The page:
Successful implementation of hepatitis C virus treatment in two large HIV clinics in Amsterdam: hepatitis C virus treatment cascade of care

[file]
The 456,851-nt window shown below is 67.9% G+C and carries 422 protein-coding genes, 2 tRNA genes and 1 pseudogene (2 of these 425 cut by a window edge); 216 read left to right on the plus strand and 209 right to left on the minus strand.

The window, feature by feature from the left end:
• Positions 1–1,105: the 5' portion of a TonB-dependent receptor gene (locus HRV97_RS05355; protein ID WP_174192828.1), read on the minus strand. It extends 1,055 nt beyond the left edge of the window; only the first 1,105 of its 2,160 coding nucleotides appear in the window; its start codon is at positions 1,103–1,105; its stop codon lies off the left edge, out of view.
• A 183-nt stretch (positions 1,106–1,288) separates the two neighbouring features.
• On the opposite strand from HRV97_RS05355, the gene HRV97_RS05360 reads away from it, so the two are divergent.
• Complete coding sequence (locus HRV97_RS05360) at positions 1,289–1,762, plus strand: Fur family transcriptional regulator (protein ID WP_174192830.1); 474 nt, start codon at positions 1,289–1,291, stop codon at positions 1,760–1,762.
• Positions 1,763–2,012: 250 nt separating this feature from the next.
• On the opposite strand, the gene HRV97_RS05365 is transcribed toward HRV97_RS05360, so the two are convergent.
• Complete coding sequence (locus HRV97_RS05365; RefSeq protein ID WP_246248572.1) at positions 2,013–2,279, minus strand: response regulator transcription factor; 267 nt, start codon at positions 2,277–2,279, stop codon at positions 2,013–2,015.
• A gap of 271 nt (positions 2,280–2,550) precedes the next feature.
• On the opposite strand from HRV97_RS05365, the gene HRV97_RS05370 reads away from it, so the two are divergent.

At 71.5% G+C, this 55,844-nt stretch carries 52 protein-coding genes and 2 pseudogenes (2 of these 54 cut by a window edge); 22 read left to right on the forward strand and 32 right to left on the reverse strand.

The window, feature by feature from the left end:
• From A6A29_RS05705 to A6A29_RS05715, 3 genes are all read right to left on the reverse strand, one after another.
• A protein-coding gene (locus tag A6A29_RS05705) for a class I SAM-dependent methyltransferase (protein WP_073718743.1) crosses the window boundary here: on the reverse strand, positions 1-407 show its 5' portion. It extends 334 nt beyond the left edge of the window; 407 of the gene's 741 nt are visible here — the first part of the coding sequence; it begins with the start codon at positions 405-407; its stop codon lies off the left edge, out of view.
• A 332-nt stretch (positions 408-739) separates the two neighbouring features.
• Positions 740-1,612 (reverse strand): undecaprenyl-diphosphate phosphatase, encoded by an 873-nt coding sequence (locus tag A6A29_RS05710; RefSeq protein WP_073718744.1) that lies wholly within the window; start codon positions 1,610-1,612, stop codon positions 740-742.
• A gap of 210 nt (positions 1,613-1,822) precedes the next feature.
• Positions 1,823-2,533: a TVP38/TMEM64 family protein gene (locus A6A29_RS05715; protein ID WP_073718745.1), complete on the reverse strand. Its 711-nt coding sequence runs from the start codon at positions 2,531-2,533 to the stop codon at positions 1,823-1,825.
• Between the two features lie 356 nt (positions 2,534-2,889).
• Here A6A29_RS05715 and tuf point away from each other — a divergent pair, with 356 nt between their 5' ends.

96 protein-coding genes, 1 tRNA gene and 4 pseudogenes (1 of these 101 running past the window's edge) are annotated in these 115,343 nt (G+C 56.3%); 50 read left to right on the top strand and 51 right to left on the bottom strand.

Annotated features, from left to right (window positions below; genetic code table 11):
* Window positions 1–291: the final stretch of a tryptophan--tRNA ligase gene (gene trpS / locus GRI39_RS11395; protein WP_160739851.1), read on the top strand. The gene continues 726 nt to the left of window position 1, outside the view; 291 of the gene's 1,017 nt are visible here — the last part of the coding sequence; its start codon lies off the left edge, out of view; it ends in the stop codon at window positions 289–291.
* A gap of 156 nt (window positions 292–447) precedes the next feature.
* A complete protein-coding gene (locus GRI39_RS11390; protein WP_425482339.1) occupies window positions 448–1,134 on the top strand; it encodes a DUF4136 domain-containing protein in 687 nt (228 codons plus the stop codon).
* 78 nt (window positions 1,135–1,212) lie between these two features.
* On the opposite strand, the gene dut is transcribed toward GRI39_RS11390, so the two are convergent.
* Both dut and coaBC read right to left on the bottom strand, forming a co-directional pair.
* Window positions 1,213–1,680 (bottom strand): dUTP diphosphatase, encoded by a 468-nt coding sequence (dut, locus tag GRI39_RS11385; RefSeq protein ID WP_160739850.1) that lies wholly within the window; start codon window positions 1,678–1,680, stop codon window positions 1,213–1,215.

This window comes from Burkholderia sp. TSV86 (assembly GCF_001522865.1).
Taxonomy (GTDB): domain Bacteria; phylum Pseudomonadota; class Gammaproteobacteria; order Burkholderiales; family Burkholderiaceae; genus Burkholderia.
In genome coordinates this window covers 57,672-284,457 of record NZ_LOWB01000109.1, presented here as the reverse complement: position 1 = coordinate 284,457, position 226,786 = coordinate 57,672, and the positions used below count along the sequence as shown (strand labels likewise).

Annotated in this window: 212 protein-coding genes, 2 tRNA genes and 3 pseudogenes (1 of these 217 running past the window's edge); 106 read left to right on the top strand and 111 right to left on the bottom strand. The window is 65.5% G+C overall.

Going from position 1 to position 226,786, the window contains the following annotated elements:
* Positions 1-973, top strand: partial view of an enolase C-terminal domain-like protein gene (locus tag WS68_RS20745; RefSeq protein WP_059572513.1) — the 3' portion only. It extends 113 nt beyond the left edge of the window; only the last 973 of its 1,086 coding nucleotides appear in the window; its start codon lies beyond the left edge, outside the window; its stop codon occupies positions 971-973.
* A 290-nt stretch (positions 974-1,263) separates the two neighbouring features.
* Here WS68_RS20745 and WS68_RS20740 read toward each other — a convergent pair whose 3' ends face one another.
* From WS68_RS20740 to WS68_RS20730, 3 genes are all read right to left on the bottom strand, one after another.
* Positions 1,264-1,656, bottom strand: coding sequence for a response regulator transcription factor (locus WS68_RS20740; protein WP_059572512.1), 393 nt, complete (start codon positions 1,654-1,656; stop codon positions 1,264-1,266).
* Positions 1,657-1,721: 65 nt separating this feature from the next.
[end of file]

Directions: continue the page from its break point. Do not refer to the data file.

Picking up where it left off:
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The availability of direct-acting antivirals (DAA) has dramatically improved the success of hepatitis C virus (HCV) therapy. DAA treatment became available in the Netherlands in the fourth quarter of 2014 but only for patients with significant liver fibrosis. Since November 2015, treatment is available for all HCV-infected patients. Here, we describe the treatment cascade in HIV–HCV-coinfected individuals in the two largest HIV clinics in the Netherlands. Both are situated in Amsterdam, which is in the center of the recent epidemic of acute HCV among MSM in the Netherlands [1]. In the analysis, we included all HIV-infected patients with a chronic HCV infection, who were in care as per 2014 in the Onze Lieve Vrouwe Gasthuis and the Academic Medical Center in Amsterdam. In accordance with the Dutch HIV treatment guidelines, patients are screened for HCV by transaminases twice a year and serology once a year. Assessment of HCV RNA is at the discretion of the treating physician. Chronic HCV infection was defined as persistent plasma HCV viremia for more than 6 months. Sustained viral response (SVR) was defined as undetectable HCV RNA 12 weeks after the end of treatment (SVR12). Reasons for not initiating HCV treatment were retrospectively assessed.

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